Eye 2 Eye with the Past

by Alden Cole on July 26, 2015 · 0 comments

“One eye sees, the other feels.” – Paul Klee (1879-1940)

Spread14-15WPMy fascination with the tintypes that are the basis for these explorations of portraiture goes back to childhood. I was a curious
1.Eye2EyeWPchild probably under the age of ten when I first picked up and examined the tiny album that held these tintypes; an album which belonged to my great grandmother Isabelle Pierson Hurd [Waterhouse] (1852-1890). Bound in decorative pressed leather
1.Eye2Eye2WPmeasuring 2″ height x 3-1/4″ width, with a spine of 7/8″, the album contains 12 two-sided cardboard pages measuring 1-3/4″ height x 3-3/16″ width. To each side of the cardboard a thinner paper is glued which contains 2 oval die-cuts that measure 7/8″ height x 5/8″ width, around which is printed a decorative oval border in gold; the spread with four portraits at the very top is an example. Each opening is designed for slipping a tintype into, measuring 1″ height x 3/4″ width on average; all tintypes are irregularly cut by hand; none are perfectly square cut as you can see from photos below of a number of them laid out for scanning. The album contains 40 miniature tintypes out of a possible 48 positions available. More than half are women; most are not identified, or the pencil markings that exist are too faint to decipher, except for a few which are first name only, and were possibly annotated by my grandmother, Edeth Belle Waterhouse Cole, the daughter of Isabelle, the album’s owner. The fun part which really got underway after scanning the images was bringing them to life by using Photoshop controls to lighten them and/or pump up the contrasts; most of them are either very dark or their contrasts are washed out at this point in time. Because they’re tintypes, which show a mirror image of the sitter, rather than the actual, I’ve reversed them to see what they truly looked like; although this is technically moot since I never knew them, and both sides of a face look pretty much alike.

16.BothSidesNowHim&HerWPHowever, it’s good to remember that both sides are different enough that when you cut the face in half using a full frontal photograph, then combine each half with a flip-flopped image of itself to form a single portrait, then you wind up with some very interesting new faces. No face is totally symmetrical as the photos above attest. This particular visual exercise was first explored back in the early 90s when I was learning to work with QuarkXPress, using photographs of myself and other friends to show just how non-symmetrical our faces actually are.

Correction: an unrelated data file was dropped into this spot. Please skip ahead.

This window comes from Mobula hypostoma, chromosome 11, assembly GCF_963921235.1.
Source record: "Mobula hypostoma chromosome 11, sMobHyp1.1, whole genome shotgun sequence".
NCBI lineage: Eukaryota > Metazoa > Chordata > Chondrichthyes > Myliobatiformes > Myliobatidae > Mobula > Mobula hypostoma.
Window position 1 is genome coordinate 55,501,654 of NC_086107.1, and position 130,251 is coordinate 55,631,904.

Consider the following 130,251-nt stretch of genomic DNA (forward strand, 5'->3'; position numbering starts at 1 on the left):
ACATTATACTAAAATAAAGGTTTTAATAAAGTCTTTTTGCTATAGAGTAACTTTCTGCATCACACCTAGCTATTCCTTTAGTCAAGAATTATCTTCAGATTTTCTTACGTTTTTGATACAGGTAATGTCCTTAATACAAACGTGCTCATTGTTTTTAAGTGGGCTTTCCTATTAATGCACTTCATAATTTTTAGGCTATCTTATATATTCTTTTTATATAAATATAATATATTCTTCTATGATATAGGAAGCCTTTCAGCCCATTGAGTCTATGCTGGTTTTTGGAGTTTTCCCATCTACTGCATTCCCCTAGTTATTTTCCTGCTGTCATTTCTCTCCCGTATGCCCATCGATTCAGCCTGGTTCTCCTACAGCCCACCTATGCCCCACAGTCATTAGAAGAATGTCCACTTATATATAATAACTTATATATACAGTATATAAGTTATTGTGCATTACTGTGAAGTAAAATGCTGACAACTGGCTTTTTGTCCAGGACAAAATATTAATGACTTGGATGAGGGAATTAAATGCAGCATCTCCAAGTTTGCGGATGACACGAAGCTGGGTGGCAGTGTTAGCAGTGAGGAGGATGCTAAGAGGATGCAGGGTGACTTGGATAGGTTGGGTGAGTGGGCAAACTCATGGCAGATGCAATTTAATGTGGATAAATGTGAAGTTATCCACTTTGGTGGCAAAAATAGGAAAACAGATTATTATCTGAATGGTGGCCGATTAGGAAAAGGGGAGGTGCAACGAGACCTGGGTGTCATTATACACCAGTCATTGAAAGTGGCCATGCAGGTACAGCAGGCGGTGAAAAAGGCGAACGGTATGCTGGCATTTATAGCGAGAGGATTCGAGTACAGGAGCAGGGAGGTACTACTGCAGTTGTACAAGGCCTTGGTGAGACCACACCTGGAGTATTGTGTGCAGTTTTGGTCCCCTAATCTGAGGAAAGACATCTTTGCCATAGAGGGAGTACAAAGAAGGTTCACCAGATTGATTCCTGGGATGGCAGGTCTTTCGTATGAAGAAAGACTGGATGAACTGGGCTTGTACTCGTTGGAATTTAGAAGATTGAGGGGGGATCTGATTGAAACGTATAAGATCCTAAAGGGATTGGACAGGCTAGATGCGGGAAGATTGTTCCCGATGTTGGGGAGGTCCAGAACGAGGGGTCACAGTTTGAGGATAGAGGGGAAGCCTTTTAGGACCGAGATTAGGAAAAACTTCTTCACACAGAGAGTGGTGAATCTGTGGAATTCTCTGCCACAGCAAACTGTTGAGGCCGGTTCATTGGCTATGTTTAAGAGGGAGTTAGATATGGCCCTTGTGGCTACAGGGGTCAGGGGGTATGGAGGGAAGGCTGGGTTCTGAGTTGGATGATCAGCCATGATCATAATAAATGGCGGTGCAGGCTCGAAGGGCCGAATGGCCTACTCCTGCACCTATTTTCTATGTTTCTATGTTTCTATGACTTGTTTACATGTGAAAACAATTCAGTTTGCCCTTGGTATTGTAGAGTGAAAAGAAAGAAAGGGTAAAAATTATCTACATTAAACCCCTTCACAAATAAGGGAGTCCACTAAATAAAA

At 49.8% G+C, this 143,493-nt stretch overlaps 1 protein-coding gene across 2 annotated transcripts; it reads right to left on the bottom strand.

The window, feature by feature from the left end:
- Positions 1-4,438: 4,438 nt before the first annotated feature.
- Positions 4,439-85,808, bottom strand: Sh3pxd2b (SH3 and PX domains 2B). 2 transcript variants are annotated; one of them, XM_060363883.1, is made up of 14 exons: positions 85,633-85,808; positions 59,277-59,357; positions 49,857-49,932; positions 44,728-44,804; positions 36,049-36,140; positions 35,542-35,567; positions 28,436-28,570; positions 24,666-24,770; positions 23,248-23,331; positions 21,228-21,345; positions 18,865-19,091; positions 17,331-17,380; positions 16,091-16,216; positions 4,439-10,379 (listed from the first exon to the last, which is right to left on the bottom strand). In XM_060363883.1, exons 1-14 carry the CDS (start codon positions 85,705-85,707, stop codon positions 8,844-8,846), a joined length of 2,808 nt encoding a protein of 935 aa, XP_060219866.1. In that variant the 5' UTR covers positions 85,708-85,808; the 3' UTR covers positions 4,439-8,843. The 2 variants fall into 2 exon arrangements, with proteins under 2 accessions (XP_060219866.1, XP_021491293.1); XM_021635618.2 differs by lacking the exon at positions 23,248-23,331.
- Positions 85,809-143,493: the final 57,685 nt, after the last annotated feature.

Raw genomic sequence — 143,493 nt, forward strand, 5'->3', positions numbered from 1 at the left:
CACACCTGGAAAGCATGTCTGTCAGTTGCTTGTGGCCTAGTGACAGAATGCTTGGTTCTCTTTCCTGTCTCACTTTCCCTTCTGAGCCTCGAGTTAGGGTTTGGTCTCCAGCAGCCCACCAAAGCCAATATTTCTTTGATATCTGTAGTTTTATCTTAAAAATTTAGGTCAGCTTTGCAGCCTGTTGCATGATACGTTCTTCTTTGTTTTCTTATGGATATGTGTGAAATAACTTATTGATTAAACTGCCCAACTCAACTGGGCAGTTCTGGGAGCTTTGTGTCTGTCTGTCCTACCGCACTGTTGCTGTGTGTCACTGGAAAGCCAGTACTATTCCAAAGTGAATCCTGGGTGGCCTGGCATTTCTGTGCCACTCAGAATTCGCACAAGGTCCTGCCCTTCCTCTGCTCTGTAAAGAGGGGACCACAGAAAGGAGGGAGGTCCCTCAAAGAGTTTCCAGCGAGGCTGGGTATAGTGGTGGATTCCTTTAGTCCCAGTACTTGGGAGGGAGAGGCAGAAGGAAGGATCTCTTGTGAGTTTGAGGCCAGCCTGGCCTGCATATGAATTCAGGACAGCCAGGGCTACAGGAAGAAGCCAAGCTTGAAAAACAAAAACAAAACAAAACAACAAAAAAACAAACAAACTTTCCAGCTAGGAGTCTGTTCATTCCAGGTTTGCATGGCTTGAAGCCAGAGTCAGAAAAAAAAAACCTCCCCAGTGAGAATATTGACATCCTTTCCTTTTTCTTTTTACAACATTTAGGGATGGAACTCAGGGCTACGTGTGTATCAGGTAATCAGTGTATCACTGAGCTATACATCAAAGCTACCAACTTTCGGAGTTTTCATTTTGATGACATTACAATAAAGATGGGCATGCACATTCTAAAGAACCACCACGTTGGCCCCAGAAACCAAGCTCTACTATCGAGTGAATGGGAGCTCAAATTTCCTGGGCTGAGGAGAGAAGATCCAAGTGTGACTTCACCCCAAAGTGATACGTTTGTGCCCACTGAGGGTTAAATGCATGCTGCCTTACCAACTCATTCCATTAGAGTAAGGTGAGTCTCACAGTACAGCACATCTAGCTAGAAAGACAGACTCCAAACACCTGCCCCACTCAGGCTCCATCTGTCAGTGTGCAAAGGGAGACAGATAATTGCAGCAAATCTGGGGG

Pg11-22tintypeGroupB&W72The photographs at left show the difference between scanning these tintypes against a black background (which reproduced as dark grey) versus a white background. Another variation on the old visual test comparing the size of black dots on a white background versus white dots on a black background. In this case, the experiment shows how much better the varieties of grey tone show up against a dark background than white. This photo also reveals how unevenly the tintypes are cut, obviously by hand without the aid of a machine to square cut the items.

12SquareBlackx2WPIn the last experiment I’ve taken twelve of the tintypes – six men and six women – and cropped them at two levels of close-up to show the differences between portraiture seen from a distance, from close up, and
12SquareCR:1000the in-your-face variety that I’m drawn to. Two of these young faces were also the basis for another interesting experiment, shown at the top of this posting, in which I manipulated the three-quarter portraits with the eyes staring straight ahead, by Photoshopping the eyes to look directly back at the viewer. This is one of my favorite experiments to show how much more powerful is portraiture in which the sitter looks back at you, rather than staring off into space; the difference between a more intimate connection with the sitter, as opposed to detached observation.

“It’s easy to fool the eye but it’s hard to fool the heart.” – Al Pacino (1940- )

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